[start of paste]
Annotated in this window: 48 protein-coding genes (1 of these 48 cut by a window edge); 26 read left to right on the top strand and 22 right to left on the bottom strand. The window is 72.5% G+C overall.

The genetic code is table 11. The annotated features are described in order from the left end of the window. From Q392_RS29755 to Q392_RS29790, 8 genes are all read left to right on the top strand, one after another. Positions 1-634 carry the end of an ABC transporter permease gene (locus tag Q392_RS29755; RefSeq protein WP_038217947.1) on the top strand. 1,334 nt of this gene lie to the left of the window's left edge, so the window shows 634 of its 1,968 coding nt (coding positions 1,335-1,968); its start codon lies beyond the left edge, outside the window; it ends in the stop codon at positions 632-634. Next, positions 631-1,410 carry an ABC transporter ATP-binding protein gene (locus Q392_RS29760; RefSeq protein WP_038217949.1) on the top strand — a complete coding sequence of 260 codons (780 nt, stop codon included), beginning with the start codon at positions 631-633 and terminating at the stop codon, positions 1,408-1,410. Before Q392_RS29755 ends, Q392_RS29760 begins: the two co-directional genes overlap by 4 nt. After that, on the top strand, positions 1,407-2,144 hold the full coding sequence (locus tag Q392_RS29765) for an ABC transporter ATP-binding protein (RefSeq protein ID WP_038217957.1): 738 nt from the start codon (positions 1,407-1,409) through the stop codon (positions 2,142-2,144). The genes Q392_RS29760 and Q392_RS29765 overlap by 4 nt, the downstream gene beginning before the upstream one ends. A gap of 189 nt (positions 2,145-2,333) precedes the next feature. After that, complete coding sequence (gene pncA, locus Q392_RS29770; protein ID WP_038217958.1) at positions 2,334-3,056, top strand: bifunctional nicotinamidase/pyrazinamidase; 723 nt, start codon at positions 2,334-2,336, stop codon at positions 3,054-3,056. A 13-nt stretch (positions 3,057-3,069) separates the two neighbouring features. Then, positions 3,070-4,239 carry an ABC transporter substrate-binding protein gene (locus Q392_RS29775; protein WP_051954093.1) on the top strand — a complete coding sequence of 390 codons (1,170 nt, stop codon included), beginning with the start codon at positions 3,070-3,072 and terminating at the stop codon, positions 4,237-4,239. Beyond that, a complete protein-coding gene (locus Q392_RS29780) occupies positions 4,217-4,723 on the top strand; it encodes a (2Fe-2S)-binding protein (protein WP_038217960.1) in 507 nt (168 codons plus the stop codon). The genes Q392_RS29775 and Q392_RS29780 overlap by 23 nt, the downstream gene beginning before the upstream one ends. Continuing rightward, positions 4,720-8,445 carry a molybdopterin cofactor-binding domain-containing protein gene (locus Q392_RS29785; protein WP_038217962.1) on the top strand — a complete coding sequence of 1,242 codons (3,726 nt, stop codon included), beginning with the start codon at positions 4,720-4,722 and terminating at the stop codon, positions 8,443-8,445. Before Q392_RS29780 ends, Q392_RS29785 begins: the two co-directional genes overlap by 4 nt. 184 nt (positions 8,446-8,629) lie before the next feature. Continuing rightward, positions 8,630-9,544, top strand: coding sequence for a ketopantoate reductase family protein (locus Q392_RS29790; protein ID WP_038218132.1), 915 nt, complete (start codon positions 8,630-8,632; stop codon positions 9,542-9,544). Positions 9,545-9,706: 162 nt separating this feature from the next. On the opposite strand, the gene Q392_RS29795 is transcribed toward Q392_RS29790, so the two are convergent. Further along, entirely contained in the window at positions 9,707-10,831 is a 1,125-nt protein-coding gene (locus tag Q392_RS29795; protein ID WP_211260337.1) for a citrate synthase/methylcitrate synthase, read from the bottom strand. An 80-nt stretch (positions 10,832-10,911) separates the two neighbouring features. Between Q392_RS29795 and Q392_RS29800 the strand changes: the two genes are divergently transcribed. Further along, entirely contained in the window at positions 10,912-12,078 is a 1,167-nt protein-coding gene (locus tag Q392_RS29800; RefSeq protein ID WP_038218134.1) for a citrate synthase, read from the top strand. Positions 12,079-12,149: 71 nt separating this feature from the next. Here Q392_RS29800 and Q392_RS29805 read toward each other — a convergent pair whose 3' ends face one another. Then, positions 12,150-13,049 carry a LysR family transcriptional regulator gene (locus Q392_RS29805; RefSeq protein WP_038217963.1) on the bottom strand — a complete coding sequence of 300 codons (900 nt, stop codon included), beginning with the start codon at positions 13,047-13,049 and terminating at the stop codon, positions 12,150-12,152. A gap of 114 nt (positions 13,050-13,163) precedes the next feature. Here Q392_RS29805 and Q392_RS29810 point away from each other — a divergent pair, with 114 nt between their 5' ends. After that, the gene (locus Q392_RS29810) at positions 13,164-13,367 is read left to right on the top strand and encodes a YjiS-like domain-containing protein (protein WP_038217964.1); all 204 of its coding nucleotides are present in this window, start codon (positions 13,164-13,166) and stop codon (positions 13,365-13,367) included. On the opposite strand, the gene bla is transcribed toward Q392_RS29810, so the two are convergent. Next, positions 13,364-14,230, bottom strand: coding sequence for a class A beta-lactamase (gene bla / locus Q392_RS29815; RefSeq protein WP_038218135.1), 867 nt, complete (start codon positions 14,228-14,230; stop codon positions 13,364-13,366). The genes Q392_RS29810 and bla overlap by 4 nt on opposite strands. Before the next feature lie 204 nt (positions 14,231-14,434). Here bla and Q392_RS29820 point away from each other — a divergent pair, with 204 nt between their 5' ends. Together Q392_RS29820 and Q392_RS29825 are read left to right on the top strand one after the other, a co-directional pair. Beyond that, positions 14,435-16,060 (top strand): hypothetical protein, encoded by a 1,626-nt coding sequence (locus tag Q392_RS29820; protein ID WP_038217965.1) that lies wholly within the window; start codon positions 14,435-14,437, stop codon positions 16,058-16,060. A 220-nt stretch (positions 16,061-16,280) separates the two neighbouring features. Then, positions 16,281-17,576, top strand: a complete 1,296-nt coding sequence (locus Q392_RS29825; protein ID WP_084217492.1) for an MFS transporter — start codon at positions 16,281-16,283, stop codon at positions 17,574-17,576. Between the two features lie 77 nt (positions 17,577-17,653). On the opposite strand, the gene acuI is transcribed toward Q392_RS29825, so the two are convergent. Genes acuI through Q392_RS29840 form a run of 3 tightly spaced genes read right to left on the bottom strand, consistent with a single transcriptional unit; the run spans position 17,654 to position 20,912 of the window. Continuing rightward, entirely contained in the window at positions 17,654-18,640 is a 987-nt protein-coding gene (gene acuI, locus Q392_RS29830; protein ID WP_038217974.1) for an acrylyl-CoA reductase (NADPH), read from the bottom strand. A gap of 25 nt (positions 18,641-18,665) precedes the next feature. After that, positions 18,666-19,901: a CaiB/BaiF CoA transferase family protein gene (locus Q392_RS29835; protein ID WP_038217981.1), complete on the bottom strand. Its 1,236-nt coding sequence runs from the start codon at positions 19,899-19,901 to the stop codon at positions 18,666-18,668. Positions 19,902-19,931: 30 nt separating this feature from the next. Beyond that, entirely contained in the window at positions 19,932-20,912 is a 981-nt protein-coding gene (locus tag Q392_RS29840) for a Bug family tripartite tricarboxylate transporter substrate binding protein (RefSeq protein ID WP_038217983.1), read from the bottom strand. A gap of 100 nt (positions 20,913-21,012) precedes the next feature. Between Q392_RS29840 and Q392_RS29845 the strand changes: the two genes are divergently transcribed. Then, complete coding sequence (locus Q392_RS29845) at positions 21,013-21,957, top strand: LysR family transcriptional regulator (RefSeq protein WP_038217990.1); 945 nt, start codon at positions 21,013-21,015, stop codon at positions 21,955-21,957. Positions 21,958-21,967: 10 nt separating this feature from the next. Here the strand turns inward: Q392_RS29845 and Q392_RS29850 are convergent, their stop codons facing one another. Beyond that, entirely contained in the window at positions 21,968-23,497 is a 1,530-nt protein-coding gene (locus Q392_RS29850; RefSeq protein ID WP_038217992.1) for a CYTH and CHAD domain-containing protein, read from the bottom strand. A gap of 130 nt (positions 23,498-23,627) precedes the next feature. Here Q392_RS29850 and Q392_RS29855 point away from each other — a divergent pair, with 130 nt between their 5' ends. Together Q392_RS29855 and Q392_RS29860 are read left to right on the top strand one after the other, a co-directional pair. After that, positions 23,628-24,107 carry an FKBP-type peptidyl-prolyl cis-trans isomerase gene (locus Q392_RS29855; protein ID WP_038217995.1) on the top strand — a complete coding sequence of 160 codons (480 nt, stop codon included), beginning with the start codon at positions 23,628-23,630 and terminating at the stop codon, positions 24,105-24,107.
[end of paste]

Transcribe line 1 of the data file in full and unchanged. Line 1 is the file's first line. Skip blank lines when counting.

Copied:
Annotated in this window: 48 protein-coding genes (1 of these 48 cut by a window edge); 26 read left to right on the top strand and 22 right to left on the bottom strand. The window is 72.5% G+C overall.